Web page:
Senate debates

Monday, 3 March 2014

Questions without Notice: Take Note of Answers


3:40 pm

Photo of Scott LudlamScott Ludlam (WA, Australian Greens) Share this | | Hansard source

I move:

That the Senate take note of the answer given by the Assistant Minister for Social Services (Senator Fifield) to a question without notice asked by Senator Ludlam today relating to homelessness.

I went back and a double-checked—the word 'housing' does not appear in the title of Minister Andrews. In the same way that we do not have a minister for science, we do not have a minister for housing. I want to get that very clearly on the record. The answer from Senator Fifield was profoundly disappointing, and this issue affects dozens and dozens of services. These are people on the front line who are providing homelessness and emergency support services either to the in excess of 10,000 people sleeping on the streets and in doorways and parks in this country or to those 100,000-odd Australians—it is difficult to know the exact number—who are suffering from different forms of homelessness and who are at risk, living in extremely precarious circumstances. Senator Fifield, again I give you a certain amount of latitude because you are here representing another minister, and it is not your portfolio—

Photo of Stephen ParryStephen Parry (Tasmania, Liberal Party) Share this | | Hansard source

Please address your remarks through the chair, Senator Ludlam.

Photo of Scott LudlamScott Ludlam (WA, Australian Greens) Share this | | Hansard source

Through you, Mr Deputy President, the funding was not terminated at all. Senator Fifield, you were quite critical of the former government for simply suspending and rolling over the funding for the National Partnership Agreement on Homelessness, but the government has now effectively ceased all negotiations. The Abbott government has abolished all of the expert bodies who were formerly providing it with advice on housing affordability and homelessness. The COAG body—where housing ministers were getting together to try to hash out an agreement, because these are complex issues and they take years to negotiate—no longer exists; there is no longer a forum for these discussions to occur. My state colleague the Hon. Lynn MacLaren MLC, in the Western Australian Parliament, put a question to the state government on 11 December last year about the number of organisations in Western Australia that are going to hit the wall—they are organisations that are providing support services for homeless people today who are going to be shedding staff and closing their doors this month. It is absolutely extraordinary. All that Senator Fifield could do was mumble about how expensive it is to provide services for people.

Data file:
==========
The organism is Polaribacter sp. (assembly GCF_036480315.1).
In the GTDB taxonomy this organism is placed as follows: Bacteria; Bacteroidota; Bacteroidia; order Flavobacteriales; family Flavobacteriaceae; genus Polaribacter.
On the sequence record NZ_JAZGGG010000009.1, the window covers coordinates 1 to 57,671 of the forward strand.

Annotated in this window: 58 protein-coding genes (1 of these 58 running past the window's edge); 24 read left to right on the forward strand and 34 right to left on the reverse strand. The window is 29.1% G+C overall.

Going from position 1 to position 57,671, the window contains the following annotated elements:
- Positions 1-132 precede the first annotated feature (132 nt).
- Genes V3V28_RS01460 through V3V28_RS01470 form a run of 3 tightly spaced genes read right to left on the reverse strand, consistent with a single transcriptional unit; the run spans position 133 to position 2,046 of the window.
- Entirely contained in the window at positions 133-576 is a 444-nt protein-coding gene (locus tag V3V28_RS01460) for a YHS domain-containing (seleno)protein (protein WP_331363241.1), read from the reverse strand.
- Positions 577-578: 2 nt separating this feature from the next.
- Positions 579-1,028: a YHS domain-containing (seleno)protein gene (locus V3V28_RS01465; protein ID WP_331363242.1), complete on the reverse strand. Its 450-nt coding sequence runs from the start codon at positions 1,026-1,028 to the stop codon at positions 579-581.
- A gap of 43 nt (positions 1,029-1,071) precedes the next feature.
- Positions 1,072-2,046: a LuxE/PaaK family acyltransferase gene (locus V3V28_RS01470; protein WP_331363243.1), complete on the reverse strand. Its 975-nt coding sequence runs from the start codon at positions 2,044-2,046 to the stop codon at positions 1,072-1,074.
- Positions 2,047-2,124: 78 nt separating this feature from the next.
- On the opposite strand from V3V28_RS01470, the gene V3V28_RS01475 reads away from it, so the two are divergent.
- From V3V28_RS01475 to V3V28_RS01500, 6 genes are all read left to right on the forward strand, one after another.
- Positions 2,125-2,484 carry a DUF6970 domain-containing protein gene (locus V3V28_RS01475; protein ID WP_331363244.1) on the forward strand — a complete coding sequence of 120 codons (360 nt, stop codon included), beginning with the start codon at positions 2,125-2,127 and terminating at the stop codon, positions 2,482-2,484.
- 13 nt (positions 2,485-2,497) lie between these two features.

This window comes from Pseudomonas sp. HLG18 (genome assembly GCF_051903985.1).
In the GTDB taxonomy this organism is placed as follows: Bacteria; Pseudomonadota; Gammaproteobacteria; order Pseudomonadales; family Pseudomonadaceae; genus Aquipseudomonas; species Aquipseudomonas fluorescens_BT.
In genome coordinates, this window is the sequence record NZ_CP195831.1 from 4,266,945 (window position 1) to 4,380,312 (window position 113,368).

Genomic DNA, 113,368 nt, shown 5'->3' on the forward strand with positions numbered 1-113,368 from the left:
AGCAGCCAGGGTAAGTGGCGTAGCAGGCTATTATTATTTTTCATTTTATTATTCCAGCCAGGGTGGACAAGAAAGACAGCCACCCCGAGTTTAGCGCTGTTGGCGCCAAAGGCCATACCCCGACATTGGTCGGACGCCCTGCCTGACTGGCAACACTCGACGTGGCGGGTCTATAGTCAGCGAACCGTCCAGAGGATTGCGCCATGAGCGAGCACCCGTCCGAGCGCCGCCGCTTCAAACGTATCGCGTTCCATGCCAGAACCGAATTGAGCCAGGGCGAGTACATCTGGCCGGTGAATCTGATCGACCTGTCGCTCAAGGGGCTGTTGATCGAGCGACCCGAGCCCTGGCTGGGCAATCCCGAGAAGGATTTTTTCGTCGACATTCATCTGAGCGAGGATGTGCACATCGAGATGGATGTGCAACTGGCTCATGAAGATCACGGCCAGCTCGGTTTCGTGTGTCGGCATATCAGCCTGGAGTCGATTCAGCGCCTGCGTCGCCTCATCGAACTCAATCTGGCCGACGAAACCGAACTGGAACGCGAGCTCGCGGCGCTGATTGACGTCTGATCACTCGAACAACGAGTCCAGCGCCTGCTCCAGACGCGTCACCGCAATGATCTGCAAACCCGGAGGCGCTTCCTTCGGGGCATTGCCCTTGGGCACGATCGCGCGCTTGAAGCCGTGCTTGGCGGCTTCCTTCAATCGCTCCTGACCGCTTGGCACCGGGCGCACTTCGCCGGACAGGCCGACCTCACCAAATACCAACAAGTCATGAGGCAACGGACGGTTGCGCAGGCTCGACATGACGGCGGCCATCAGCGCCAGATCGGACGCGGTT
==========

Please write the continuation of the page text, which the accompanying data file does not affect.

The Centre for Social Impact Studies out of the University of Western Australia and AHURI are two of the few organisations—thankfully independent—who still exist to do research and advocacy in this area. AHURI released a report last December that looked at the degree to which investment in homelessness programs has the potential to make significant cost savings for the taxpayer. Through you, Mr Deputy President, I do not buy your argument, Senator Fifield, that it is a waste of money for taxpayers to be spending money on homelessness. It is extraordinary.

Photo of Mitch FifieldMitch Fifield (Victoria, Liberal Party, Assistant Minister for Social Services) Share this | | Hansard source

I didn't say that.

Photo of Scott LudlamScott Ludlam (WA, Australian Greens) Share this | | Hansard source

You put to the chamber that you were broke and that you could not afford it, and that is what I am pushing back on now. Even if that is your only metric, the study found that governments save on average $3,685 per client in non-homelessness costs in the first year after people receive support. The investment in putting shelter around people, the housing-first approach, saves taxpayers money. That is obviously an important metric and it is something that the federal government should be concerned about—getting the best out of a tight budget. The fact is that the government does not appear to realise that this investment in providing support services up-front which prevent people from dying—people die in winters and they die of heat stress in summer, if they are homeless—can save us money.

This affects organisations like the Albany Halfway House Association, which houses support workers in the Great Southern region. It affects Anglicare WA, which runs Foyer Oxford in Leederville; it affects the WA Division of the Red Cross Society, which runs the Kalgoorlie Aboriginal Visitors Accommodation facility out in the Goldfields and it affects the Private Rental Tenancy Support Service Initiative in north-west metro

These are crucial front-line services that are going to the wall because nothing is happening.

What the state government told my colleague, Ms McLaren, a couple of months ago was that these talks have ceased because the Commonwealth is no longer at the table. So I am not taking a shot at the Western Australian state government, who actually do have some quite innovative policies on housing affordability. The Commonwealth government, just as Senator Fifield appears to be about to do, has left the building, and that is totally inappropriate. Just for the Hansard, Senator Fifield has not left the room; he is taking advice.

Foundation Housing Limited; Pilbara Community Legal Service, who have a domestic violence outreach initiative; and St Bartholomew's House Incorporated, which Senator Siewert and I were very fortunate to tour during the election campaign last year, are where people are going to lose their jobs, and people will lose these emergency support services. It is not good enough for the Australian government to cry poor when the rational thing to do is fund these services. (Time expired)

Question agreed to.